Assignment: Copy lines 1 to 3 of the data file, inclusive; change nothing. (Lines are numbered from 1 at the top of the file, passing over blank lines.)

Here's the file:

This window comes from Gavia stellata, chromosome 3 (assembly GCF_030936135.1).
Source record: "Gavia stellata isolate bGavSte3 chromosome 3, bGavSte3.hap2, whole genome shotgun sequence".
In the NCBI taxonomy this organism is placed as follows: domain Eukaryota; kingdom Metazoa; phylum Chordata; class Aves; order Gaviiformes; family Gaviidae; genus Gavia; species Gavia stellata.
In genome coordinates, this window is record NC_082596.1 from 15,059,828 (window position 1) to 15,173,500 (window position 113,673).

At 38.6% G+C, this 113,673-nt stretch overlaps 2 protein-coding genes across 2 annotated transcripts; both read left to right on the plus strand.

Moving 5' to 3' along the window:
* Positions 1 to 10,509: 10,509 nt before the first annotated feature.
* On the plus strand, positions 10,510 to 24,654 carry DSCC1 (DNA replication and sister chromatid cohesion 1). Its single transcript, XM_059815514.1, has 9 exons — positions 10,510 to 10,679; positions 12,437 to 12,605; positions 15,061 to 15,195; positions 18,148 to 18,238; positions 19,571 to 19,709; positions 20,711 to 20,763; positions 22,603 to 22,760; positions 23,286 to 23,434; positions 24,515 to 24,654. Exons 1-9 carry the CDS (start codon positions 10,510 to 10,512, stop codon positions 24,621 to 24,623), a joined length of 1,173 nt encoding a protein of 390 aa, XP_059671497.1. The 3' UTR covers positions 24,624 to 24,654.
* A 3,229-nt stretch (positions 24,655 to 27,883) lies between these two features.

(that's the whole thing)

This window comes from Gavia stellata, chromosome 3 (assembly GCF_030936135.1).
Source record: "Gavia stellata isolate bGavSte3 chromosome 3, bGavSte3.hap2, whole genome shotgun sequence".
In the NCBI taxonomy this organism is placed as follows: domain Eukaryota; kingdom Metazoa; phylum Chordata; class Aves; order Gaviiformes; family Gaviidae; genus Gavia; species Gavia stellata.